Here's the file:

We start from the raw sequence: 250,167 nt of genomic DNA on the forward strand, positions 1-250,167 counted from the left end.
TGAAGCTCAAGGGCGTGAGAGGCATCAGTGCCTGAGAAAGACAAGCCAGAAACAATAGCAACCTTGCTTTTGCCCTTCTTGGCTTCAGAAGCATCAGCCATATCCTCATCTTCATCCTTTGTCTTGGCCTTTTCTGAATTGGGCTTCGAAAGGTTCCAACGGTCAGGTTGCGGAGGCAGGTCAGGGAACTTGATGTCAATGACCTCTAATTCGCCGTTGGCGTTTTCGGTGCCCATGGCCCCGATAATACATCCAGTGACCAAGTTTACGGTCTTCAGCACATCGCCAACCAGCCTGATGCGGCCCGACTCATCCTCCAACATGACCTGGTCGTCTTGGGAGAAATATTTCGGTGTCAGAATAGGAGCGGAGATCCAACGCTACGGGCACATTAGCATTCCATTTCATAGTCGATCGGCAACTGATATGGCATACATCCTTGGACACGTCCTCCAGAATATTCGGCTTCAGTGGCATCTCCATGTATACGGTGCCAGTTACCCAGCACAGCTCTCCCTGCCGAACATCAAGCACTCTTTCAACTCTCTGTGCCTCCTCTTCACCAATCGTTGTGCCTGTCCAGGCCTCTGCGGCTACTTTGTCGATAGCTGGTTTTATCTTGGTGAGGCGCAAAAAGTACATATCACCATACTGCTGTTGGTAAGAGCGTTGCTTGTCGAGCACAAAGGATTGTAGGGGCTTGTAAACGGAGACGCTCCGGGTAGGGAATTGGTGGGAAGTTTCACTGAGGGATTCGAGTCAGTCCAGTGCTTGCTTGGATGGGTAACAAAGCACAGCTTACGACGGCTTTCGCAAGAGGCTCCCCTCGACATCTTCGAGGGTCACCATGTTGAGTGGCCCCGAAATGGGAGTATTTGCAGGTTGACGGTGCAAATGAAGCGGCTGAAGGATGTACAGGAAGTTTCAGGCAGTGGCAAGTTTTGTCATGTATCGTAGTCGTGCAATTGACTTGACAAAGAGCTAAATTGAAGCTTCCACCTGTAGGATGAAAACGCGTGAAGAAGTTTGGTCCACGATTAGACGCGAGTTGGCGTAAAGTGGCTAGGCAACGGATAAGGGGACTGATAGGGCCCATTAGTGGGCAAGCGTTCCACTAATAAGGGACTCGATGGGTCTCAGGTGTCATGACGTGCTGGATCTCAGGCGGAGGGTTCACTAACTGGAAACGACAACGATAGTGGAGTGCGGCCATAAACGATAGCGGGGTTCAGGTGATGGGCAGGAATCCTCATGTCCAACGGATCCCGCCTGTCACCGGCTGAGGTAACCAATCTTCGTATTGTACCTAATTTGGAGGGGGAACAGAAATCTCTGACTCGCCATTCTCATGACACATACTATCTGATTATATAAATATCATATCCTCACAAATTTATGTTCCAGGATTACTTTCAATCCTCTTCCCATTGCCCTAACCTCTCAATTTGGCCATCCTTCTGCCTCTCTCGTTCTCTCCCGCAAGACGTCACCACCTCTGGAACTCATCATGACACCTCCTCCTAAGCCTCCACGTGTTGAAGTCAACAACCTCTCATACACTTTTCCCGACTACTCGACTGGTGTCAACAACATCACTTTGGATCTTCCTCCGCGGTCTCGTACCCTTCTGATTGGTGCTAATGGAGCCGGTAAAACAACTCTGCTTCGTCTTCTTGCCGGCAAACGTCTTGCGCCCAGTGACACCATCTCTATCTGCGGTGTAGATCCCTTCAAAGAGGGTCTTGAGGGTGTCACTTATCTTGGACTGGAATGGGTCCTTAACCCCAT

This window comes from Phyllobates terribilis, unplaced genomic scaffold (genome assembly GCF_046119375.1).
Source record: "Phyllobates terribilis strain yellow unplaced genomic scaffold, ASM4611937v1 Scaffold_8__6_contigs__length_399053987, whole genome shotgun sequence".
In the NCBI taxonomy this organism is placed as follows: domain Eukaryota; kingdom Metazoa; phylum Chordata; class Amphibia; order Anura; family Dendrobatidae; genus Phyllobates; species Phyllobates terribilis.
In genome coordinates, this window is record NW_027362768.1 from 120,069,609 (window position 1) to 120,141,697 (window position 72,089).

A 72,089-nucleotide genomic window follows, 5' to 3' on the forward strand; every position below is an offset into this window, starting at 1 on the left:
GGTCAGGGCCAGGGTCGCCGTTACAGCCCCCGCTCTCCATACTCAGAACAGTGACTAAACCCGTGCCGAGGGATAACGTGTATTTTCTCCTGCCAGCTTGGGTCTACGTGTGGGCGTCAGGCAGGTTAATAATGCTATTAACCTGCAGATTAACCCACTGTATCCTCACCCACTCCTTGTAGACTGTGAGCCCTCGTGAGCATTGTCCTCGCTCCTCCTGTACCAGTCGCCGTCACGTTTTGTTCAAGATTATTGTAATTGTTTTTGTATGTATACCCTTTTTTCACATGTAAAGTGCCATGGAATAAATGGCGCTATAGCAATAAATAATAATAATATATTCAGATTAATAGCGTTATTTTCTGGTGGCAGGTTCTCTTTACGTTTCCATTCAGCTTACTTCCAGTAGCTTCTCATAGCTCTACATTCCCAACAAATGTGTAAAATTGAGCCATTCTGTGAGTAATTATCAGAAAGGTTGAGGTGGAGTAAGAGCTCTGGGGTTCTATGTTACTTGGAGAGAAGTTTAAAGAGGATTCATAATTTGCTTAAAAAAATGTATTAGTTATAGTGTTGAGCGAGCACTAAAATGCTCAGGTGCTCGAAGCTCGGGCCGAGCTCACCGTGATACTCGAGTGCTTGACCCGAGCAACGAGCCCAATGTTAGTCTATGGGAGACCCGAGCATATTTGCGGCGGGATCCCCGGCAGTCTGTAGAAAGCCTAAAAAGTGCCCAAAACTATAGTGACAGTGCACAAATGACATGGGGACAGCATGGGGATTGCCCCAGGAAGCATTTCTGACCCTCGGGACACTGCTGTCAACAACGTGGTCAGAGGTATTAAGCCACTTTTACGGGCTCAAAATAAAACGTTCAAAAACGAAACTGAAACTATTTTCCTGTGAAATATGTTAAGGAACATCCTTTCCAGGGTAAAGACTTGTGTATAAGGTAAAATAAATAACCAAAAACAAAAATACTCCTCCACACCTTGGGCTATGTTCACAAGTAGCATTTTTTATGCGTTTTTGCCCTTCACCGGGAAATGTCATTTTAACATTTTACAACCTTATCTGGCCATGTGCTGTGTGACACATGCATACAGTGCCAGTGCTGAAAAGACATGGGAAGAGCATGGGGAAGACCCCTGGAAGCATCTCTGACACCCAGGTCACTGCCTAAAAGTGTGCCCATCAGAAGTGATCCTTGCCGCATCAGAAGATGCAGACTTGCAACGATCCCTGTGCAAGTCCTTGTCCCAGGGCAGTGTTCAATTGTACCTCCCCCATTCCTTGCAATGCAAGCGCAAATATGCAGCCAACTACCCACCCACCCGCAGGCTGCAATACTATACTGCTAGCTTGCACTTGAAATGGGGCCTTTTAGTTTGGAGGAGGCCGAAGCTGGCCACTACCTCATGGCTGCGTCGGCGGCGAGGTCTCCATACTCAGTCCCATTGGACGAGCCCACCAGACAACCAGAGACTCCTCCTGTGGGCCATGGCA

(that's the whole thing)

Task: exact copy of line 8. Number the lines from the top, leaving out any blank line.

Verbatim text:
GGTCAGGGCCAGGGTCGCCGTTACAGCCCCCGCTCTCCATACTCAGAACAGTGACTAAACCCGTGCCGAGGGATAACGTGTATTTTCTCCTGCCAGCTTGGGTCTACGTGTGGGCGTCAGGCAGGTTAATAATGCTATTAACCTGCAGATTAACCCACTGTATCCTCACCCACTCCTTGTAGACTGTGAGCCCTCGTGAGCATTGTCCTCGCTCCTCCTGTACCAGTCGCCGTCACGTTTTGTTCAAGATTATTGTAATTGTTTTTGTATGTATACCCTTTTTTCACATGTAAAGTGCCATGGAATAAATGGCGCTATAGCAATAAATAATAATAATATATTCAGATTAATAGCGTTATTTTCTGGTGGCAGGTTCTCTTTACGTTTCCATTCAGCTTACTTCCAGTAGCTTCTCATAGCTCTACATTCCCAACAAATGTGTAAAATTGAGCCATTCTGTGAGTAATTATCAGAAAGGTTGAGGTGGAGTAAGAGCTCTGGGGTTCTATGTTACTTGGAGAGAAGTTTAAAGAGGATTCATAATTTGCTTAAAAAAATGTATTAGTTATAGTGTTGAGCGAGCACTAAAATGCTCAGGTGCTCGAAGCTCGGGCCGAGCTCACCGTGATACTCGAGTGCTTGACCCGAGCAACGAGCCCAATGTTAGTCTATGGGAGACCCGAGCATATTTGCGGCGGGATCCCCGGCAGTCTGTAGAAAGCCTAAAAAGTGCCCAAAACTATAGTGACAGTGCACAAATGACATGGGGACAGCATGGGGATTGCCCCAGGAAGCATTTCTGACCCTCGGGACACTGCTGTCAACAACGTGGTCAGAGGTATTAAGCCACTTTTACGGGCTCAAAATAAAACGTTCAAAAACGAAACTGAAACTATTTTCCTGTGAAATATGTTAAGGAACATCCTTTCCAGGGTAAAGACTTGTGTATAAGGTAAAATAAATAACCAAAAACAAAAATACTCCTCCACACCTTGGGCTATGTTCACAAGTAGCATTTTTTATGCGTTTTTGCCCTTCACCGGGAAATGTCATTTTAACATTTTACAACCTTATCTGGCCATGTGCTGTGTGACACATGCATACAGTGCCAGTGCTGAAAAGACATGGGAAGAGCATGGGGAAGACCCCTGGAAGCATCTCTGACACCCAGGTCACTGCCTAAAAGTGTGCCCATCAGAAGTGATCCTTGCCGCATCAGAAGATGCAGACTTGCAACGATCCCTGTGCAAGTCCTTGTCCCAGGGCAGTGTTCAATTGTACCTCCCCCATTCCTTGCAATGCAAGCGCAAATATGCAGCCAACTACCCACCCACCCGCAGGCTGCAATACTATACTGCTAGCTTGCACTTGAAATGGGGCCTTTTAGTTTGGAGGAGGCCGAAGCTGGCCACTACCTCATGGCTGCGTCGGCGGCGAGGTCTCCATACTCAGTCCCATTGGACGAGCCCACCAGACAACCAGAGACTCCTCCTGTGGGCCATGGCA